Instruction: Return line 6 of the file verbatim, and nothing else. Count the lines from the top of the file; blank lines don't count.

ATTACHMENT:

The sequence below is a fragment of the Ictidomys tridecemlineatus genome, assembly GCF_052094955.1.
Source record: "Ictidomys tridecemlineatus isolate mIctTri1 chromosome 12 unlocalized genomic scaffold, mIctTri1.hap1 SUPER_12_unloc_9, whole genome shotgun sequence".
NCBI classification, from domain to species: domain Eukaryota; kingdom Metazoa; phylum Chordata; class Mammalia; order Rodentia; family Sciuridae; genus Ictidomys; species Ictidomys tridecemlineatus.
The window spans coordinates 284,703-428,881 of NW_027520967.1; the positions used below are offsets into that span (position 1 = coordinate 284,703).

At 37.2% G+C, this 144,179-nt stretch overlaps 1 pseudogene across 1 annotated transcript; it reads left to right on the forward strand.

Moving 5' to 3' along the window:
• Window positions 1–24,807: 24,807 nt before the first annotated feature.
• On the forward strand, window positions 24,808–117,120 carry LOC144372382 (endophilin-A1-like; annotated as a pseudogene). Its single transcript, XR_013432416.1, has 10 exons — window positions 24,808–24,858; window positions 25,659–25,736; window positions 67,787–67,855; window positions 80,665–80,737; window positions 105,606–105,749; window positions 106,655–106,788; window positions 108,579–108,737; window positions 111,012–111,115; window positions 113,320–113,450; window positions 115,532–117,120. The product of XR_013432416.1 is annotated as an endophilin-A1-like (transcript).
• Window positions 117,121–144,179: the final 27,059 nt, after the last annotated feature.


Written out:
Moving 5' to 3' along the window: